The Water We Drink: Is it safe?

By Sarah (Steve) Mosko
Special to the OC Voice

Americans have grown suspicious of tap water quality, yet it’s doubtful that many could name a single contaminant they imagine spewing from their faucets.  Blind faith once placed in the public water supply is being transferred to bottled water, even though the average citizen probably knows equally little about pollutants that might lurk there too.

Thanks to the non-profit organization Environmental Working Group (EWG) for creating the largest-ever drinking water-quality database, most Americans can read now about the levels and health risks of specific pollutants found in their own tap water.

EWG’s database covers 48,000 communities in 45 states and catalogues millions of water quality tests performed by water utilities between 2005 and 2009.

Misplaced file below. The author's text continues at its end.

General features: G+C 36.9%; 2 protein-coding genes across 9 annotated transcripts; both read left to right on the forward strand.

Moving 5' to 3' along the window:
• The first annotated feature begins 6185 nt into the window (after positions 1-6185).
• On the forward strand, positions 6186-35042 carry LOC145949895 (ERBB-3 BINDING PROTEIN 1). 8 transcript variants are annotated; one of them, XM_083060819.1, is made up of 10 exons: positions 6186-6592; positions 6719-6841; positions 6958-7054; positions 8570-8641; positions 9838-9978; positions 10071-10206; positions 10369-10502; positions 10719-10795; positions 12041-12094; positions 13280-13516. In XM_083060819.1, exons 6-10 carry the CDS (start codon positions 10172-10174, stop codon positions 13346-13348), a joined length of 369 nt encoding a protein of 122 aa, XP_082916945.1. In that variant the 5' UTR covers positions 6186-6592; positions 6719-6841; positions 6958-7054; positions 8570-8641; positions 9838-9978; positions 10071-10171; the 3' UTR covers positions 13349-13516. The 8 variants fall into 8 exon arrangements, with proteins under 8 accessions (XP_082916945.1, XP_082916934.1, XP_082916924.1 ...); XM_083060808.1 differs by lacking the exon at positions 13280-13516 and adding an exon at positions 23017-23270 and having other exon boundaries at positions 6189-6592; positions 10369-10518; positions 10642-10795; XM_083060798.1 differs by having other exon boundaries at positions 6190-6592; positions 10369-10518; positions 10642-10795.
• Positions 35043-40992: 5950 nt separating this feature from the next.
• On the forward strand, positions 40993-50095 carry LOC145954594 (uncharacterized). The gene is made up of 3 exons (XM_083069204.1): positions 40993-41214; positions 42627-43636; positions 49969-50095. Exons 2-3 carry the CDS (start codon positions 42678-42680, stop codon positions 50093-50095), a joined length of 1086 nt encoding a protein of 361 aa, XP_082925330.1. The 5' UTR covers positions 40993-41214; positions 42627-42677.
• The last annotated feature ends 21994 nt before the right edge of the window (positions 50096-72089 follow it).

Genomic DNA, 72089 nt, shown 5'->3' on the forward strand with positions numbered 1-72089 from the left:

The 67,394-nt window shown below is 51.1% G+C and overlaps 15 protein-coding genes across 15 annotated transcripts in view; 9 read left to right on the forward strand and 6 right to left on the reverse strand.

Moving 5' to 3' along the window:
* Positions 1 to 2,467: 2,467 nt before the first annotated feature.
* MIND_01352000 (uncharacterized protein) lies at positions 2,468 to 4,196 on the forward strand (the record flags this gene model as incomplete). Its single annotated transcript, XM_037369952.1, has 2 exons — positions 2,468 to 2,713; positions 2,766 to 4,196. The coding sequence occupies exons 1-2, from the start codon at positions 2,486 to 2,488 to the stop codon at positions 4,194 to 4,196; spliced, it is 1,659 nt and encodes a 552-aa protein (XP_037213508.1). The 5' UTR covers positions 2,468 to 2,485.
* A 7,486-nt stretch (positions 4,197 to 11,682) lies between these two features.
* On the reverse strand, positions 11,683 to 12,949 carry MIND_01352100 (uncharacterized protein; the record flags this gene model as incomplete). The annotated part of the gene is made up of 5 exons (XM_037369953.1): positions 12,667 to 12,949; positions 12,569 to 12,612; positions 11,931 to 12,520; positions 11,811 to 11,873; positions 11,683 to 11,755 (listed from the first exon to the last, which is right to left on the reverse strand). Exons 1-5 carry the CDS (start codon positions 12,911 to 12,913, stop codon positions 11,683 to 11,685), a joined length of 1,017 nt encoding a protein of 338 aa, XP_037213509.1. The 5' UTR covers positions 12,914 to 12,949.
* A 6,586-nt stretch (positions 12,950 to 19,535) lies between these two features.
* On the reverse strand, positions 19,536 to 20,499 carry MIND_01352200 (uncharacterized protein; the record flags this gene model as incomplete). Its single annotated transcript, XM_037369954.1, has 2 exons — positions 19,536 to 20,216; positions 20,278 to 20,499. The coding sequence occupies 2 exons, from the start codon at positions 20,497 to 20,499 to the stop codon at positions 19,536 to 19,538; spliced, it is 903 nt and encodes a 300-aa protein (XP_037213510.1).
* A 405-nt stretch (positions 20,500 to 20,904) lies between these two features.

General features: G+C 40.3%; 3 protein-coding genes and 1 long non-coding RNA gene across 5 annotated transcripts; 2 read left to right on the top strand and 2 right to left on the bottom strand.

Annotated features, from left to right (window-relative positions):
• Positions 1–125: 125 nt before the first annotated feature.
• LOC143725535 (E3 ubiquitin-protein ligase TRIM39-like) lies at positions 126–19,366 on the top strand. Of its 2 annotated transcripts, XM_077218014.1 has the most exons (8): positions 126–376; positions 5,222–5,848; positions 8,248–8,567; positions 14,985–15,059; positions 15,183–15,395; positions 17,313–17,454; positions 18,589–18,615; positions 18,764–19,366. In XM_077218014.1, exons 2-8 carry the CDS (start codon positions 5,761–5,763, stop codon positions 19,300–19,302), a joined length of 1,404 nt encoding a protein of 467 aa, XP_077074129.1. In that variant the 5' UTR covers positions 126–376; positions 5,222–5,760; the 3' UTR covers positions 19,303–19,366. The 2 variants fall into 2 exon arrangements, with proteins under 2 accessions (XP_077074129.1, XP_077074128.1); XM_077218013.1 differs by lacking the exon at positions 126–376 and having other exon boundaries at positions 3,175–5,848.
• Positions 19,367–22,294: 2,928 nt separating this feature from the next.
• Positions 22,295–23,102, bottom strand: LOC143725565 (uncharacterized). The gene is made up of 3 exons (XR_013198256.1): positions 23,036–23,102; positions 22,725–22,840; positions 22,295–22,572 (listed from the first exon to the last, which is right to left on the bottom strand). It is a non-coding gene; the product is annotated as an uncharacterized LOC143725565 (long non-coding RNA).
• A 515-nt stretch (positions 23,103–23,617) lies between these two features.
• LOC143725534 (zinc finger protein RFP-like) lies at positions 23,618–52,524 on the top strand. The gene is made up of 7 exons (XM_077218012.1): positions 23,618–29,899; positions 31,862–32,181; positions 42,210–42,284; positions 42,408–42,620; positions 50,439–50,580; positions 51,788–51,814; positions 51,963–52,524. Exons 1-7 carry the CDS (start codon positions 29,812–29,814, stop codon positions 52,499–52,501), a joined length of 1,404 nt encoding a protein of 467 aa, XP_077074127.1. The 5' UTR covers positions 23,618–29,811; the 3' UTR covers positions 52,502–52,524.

Altogether, 315 different pollutants were detected in U.S. water utilities.  Forty-nine were measured in one place or another at levels exceeding federally-set health guidelines.

Particularly worrisome is that the EPA has set enforceable standards for only 114 of the pollutants found.  This means that over half of the chemicals tainting the nation’s water supply are exempt from any health or safety regulations and are legally allowed in any amount.

The list of unregulated pollutants includes the rocket fuel ingredient perchlorate which has been linked to thyroid toxicity, the gasoline additive known as MTBE and associated with liver and kidney damage, the plastic plasticizer di-n-butylphthalate linked to birth defects and reproductive toxicity, and the radioactive gas radon.

Among all California’s water utilities, 182 contaminants were detected, and 47 of these exceeded legal limits on one or more occasions.  Agricultural pollutants, industrial chemicals from factory discharges, and urban storm water runoff were major contributors as were, ironically, chemical residues from water treatment plants.

Huntington Beach’s water quality fell only somewhat below average for the nation. Sixteen different pollutants were detected over five years (the national average was eight).  Four of these exceeded established health guidelines at least once—arsenic, which has industrial uses, was the most frequent offender.